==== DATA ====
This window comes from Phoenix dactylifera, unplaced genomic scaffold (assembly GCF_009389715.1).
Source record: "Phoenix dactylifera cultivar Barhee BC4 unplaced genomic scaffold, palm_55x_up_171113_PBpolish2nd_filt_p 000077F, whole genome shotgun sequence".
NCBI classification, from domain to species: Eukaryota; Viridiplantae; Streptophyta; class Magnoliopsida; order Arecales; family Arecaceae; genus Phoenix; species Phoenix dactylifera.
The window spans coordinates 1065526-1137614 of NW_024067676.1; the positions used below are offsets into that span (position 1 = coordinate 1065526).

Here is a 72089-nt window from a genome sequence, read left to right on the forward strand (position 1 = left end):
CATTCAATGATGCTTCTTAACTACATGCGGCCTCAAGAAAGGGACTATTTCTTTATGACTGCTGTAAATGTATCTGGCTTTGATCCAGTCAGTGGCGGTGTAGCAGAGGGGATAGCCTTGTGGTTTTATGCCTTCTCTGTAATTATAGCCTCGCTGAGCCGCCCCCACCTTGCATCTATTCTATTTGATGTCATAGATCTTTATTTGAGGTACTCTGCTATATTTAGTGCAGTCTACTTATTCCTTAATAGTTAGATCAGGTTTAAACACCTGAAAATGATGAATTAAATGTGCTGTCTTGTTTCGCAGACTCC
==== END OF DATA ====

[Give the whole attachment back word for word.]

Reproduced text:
This window comes from Phoenix dactylifera, unplaced genomic scaffold (assembly GCF_009389715.1).
Source record: "Phoenix dactylifera cultivar Barhee BC4 unplaced genomic scaffold, palm_55x_up_171113_PBpolish2nd_filt_p 000077F, whole genome shotgun sequence".
NCBI classification, from domain to species: Eukaryota; Viridiplantae; Streptophyta; class Magnoliopsida; order Arecales; family Arecaceae; genus Phoenix; species Phoenix dactylifera.
The window spans coordinates 1065526-1137614 of NW_024067676.1; the positions used below are offsets into that span (position 1 = coordinate 1065526).

Here is a 72089-nt window from a genome sequence, read left to right on the forward strand (position 1 = left end):
CATTCAATGATGCTTCTTAACTACATGCGGCCTCAAGAAAGGGACTATTTCTTTATGACTGCTGTAAATGTATCTGGCTTTGATCCAGTCAGTGGCGGTGTAGCAGAGGGGATAGCCTTGTGGTTTTATGCCTTCTCTGTAATTATAGCCTCGCTGAGCCGCCCCCACCTTGCATCTATTCTATTTGATGTCATAGATCTTTATTTGAGGTACTCTGCTATATTTAGTGCAGTCTACTTATTCCTTAATAGTTAGATCAGGTTTAAACACCTGAAAATGATGAATTAAATGTGCTGTCTTGTTTCGCAGACTCC